amdyer

Close. Using the PCB as an end panel for an extruded enclosure. Small LCD mounted on the inside pointing out through a hole. Switches mounted on the backside poking through holes, laser cut Mylar overlay on the front.

Hans concern about the switch lead fragility is something I haven't thought about and needs to be considered.

Reply to
Jim Stewart

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I think that's less a concern about the fragility of the lead itself, and more a concern about the connection between the pad and the FR-4. I think you'll wind up with a perfectly sturdy solder joint, still connected to the pad and a dangling bit of trace that's ripped clean off.

What about tactile dome switches? Some of those can be had at only about a half millimeter.

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Rob Gaddi, Highland Technology -- www.highlandtechnology.com 
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Reply to
Rob Gaddi

I've seen problems with surface mount connectors coming loose from PCBs when used frequently. I've seen both the solder joint come loose and the pad pull off the PCB. Solder is not really all that strong if subjected to repeated stress. It seems to crack easily. On my designs

*all* connectors are secured by at least two through hole pins.

Rick

Reply to
rickman

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if you add an overlay anyway maybe just some pads on the pcb and these?

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-Lasse

Reply to
langwadt

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My experience has been that the solder suffers from stress fractures.

Reply to
Rocky

Exactly. A solder joint consists of three regions of material: the copper pad on one side, solder on the other, and an alloy of the two in between. Now here's the problem: that alloy is _brittle_, and weak. It'll crack under bending or shearing loads much more easily than either of its constituent materials. It's also seriously vulnerable to Varying stress (i.e. vibration, or repeatedly applied stress).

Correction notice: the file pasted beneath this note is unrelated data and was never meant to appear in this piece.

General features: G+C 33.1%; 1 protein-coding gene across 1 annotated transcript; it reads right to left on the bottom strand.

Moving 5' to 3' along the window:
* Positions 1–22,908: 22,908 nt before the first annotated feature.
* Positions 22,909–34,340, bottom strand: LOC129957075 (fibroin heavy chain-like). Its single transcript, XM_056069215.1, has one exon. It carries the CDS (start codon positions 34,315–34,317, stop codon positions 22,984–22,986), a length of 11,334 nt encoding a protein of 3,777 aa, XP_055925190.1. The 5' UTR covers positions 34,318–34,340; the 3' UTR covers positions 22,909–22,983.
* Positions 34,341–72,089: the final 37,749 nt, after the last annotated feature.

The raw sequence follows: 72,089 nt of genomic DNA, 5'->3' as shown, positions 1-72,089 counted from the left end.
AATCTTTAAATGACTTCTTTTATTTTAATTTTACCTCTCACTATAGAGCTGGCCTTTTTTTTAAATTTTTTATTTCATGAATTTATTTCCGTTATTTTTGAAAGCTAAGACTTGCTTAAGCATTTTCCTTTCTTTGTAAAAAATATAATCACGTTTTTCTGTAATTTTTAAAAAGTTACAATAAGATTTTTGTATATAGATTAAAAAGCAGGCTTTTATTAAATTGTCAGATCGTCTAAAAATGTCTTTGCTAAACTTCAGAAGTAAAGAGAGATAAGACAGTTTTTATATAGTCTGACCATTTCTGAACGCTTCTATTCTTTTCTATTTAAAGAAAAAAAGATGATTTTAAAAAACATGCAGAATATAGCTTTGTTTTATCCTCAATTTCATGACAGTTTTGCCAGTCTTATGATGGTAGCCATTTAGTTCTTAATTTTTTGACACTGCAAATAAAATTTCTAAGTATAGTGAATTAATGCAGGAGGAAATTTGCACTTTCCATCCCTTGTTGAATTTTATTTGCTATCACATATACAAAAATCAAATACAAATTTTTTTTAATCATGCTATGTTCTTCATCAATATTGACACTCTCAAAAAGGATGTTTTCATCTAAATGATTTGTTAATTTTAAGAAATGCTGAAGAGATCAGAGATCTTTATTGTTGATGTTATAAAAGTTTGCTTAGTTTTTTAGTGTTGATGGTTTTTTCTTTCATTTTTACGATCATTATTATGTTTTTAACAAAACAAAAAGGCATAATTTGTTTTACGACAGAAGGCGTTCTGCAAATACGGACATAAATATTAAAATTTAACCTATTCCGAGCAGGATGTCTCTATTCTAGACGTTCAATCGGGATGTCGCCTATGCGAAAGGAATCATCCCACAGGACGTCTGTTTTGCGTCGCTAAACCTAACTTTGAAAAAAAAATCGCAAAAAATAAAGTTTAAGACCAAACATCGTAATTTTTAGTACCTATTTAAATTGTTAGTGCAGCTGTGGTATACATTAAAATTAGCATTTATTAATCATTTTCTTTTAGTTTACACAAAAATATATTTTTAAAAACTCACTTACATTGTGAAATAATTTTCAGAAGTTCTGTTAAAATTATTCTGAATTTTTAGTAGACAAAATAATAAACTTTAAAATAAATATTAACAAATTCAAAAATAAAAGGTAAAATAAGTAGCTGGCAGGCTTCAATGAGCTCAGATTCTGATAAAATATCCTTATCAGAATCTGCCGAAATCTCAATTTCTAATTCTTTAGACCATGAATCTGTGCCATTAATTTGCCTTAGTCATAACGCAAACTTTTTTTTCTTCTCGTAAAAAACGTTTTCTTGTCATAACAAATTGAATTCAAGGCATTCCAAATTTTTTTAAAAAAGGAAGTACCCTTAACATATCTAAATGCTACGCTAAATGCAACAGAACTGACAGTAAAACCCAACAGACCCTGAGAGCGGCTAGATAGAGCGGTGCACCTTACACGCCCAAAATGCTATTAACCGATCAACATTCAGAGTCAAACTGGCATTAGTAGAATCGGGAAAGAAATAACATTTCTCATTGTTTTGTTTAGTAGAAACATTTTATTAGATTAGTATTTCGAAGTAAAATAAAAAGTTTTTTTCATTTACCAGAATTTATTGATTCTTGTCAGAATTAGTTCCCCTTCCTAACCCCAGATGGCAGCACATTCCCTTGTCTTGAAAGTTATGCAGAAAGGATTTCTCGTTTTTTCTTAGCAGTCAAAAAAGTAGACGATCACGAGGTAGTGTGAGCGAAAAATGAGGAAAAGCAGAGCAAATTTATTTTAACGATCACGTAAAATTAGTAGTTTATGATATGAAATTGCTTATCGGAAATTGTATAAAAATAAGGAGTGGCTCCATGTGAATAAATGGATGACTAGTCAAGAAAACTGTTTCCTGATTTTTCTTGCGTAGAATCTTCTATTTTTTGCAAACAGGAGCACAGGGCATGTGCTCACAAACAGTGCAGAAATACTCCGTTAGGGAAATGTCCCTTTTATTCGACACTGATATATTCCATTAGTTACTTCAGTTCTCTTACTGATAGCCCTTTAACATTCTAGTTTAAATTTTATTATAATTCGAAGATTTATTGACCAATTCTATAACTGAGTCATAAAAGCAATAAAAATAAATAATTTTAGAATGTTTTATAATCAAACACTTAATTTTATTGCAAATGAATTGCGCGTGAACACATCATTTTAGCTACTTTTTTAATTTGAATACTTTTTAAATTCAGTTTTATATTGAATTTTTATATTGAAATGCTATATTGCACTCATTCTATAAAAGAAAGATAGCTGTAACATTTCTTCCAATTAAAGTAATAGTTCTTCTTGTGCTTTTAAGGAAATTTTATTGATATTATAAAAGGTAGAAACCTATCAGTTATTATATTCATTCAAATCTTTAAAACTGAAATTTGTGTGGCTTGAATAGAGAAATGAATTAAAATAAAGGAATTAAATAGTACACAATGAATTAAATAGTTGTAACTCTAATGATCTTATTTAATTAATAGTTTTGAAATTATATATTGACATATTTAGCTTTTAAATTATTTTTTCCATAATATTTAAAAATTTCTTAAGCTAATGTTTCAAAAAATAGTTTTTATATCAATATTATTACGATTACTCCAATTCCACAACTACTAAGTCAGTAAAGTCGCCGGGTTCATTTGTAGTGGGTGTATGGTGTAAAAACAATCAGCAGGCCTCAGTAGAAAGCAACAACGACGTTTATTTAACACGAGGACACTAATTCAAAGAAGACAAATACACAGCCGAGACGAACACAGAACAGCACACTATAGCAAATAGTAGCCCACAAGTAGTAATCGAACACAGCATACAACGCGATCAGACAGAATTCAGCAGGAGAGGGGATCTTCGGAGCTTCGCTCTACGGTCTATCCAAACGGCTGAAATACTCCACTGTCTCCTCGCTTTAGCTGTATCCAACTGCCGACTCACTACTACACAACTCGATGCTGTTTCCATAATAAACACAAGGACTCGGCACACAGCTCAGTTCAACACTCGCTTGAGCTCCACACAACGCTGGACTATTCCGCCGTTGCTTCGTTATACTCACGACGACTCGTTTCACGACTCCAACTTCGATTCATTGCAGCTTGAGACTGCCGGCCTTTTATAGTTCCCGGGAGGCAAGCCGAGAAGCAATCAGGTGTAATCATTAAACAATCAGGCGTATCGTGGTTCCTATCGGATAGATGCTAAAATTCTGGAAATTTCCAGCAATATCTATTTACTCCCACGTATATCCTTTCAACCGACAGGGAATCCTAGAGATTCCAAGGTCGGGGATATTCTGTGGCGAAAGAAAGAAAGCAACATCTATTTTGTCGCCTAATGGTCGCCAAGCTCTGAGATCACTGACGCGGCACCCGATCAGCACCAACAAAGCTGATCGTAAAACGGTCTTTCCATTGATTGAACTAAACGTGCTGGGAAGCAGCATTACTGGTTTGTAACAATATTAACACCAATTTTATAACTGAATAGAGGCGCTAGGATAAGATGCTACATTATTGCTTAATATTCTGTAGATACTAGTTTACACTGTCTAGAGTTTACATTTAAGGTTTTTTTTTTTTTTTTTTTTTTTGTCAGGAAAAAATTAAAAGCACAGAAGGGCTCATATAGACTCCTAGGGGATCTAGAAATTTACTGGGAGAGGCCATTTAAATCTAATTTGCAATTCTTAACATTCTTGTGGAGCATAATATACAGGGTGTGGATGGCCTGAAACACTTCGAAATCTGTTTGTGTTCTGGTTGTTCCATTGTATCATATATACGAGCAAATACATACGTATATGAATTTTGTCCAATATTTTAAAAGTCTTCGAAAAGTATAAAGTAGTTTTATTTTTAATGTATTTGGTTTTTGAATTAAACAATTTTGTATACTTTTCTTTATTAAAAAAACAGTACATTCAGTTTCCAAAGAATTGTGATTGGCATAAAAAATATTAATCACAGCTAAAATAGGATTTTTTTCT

In a nutshell the OP's design would be setting up a race between two failure modes. The only question would be which of the two joints will fail first: pin--solder--pad, or pad--glue--board. But it's pretty damn certain that one of them would fail.

Reply to
Hans-Bernhard Bröker

If you want to make the joint even more brittle, such that dry joints appear over time or temperature cycling. Add Gold !

Yes soldering onto gold plated contacts lifts gold plating into the solder making the solder even more brittle.

A lot of avionics and military specs for components specify parts to have a solder finish, NO Gold. If you do double desolder on parts you have assay the solder used to remove gold to calculate the full amount of gold has been removed.

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Paul Carpenter          | paul@pcserviceselectronics.co.uk 
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Reply to
Paul